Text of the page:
5. A chemically amplified resist composition according to claim 2, wherein the photoacid generator is incorporated in an amount of 1 to 15 wt. % relative to the acid sensitive resin.
6. A chemically amplified resist composition according to claim 1, wherein the acid sensitive resin has a weight-average molecular weight of 3,000 to 30,000 and is represented by the following formula (2) or (3):
wherein R3 represents a tert-butyl group, tetrahydropyranyl group or R4(R5O)CH— in which R4 and R5 each independently represents a C1-4 alkyl group, x stands for 0.4 to 0.9 and y stands for 0.1 to 0.9.
7. A chemically amplified resist composition according to claim 6, wherein the photoacid generator is incorporated in an amount of 1 to 15 wt. % relative to the acid sensitive resin.
8. A chemically amplified resist composition according to claim 1, wherein the photoacid generator is incorporated in an amount of 1 to 15 wt. % relative to the acid sensitive resin.
9. A chemically amplified resist composition according to claim 1, wherein in an alkali developer, a carboxyl group in said acid associates with said carboxyl group in said alkali soluble resin, and
wherein said alkali soluble resin acquires a sulfonic acid group improving an affinity of said alkali soluble resin to said alkali developer.
10. A chemically amplified resist composition according to claim 9, wherein when unexposed to light, said acid sensitive resin is substantially insoluble in an alkali developer.
11. A chemically amplified resist composition according to claim 9, wherein said alkali developer comprises an aqueous solution comprising tetramethoxyammonium hydroxide.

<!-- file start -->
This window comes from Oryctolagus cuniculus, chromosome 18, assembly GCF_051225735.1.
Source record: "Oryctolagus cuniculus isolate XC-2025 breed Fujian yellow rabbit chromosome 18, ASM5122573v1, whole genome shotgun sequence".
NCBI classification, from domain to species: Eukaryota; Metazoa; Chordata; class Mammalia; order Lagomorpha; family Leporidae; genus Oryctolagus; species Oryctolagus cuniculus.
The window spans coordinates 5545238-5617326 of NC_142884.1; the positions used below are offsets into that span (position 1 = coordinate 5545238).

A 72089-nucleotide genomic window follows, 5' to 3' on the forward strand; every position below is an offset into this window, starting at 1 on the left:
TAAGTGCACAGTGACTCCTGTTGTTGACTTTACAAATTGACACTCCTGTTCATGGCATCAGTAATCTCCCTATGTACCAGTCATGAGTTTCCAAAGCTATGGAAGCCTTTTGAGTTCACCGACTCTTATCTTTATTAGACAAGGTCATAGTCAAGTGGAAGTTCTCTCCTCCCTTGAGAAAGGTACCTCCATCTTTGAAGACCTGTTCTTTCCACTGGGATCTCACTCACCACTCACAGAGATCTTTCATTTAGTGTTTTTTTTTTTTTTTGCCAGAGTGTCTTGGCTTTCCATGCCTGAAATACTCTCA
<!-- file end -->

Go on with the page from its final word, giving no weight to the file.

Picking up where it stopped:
12. A chemically amplified resist composition according to claim 1, wherein said light comprises light from one of an ArF light source and a KrF light source.
13. A chemically amplified resist composition according to claim 1, wherein said dissolution controlling group comprises a tertiary-butyl group.
14. A chemically amplified resist composition according to claim 1, wherein said acid sensitive resin comprises a crosslinked-structured resin which lowers a minimum dissolution rate of said resist composition.
15. A chemically amplified resist composition according to claim 1, wherein said photoacid generator and said acid sensitive resin are dissolved in a solvent solution comprising propylene glycol monomethyl ether acetate and ethyl lactate.
16. A chemically amplified resist composition according to claim 1, wherein said photoacid generator is incorporated in an amount of 5 to 10 wt. % relative to said acid sensitive resin.
17. A chemically amplified resist composition comprising:
a photoacid generator comprising a dicarboxyimide; and
an acid sensitive resin comprising an alkali soluble group and a dissolution controlling group,
wherein upon exposure to light, said photoacid generator generates an acid comprising a sulfonic acid and a carboxyl acid, and